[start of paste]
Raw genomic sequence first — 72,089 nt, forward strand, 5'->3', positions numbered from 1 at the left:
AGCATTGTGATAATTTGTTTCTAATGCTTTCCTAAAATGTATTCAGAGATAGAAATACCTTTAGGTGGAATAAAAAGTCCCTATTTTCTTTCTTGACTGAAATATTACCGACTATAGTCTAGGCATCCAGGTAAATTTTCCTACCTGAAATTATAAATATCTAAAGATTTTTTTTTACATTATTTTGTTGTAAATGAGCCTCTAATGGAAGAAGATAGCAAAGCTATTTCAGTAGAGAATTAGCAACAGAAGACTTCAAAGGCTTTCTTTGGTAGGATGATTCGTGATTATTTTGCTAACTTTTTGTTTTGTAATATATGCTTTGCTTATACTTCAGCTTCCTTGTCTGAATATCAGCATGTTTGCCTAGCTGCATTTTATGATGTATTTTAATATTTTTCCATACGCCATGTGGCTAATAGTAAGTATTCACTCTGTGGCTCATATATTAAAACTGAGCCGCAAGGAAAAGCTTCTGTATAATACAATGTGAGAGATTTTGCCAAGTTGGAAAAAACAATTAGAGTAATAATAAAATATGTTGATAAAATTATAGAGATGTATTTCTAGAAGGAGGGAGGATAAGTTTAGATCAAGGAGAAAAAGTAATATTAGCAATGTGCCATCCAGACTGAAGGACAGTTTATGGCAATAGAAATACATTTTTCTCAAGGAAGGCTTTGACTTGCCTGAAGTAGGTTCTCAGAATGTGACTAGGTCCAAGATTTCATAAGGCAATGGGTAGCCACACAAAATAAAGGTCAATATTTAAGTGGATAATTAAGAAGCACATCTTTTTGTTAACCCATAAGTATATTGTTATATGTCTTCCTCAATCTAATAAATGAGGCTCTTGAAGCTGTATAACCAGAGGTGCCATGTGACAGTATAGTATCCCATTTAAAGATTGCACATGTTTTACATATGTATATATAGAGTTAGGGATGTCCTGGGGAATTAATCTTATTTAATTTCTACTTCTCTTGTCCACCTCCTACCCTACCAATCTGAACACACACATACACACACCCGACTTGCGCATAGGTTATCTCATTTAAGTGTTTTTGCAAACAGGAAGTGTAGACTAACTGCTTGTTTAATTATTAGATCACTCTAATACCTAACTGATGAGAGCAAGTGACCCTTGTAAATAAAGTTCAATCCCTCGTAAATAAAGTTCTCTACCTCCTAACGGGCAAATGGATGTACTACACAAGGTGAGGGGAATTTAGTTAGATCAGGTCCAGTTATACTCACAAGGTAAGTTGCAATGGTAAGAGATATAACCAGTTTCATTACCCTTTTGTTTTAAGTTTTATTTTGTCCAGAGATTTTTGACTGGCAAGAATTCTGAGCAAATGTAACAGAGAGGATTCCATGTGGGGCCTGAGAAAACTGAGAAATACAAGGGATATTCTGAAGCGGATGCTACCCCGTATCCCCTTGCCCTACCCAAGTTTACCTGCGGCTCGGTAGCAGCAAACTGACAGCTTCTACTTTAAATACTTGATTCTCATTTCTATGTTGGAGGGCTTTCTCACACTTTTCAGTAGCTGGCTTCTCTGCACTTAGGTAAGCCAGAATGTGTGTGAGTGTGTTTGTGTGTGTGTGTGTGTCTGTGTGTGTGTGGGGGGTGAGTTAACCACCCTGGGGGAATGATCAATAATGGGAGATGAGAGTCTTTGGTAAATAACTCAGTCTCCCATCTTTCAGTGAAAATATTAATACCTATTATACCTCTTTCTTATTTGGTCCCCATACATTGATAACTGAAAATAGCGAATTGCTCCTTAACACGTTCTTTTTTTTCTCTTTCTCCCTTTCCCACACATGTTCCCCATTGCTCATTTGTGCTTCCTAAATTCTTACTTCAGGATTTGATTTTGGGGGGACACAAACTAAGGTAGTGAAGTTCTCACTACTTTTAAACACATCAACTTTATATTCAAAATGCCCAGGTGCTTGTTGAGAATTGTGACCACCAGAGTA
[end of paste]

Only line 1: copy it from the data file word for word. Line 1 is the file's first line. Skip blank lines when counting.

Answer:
Raw genomic sequence first — 72,089 nt, forward strand, 5'->3', positions numbered from 1 at the left: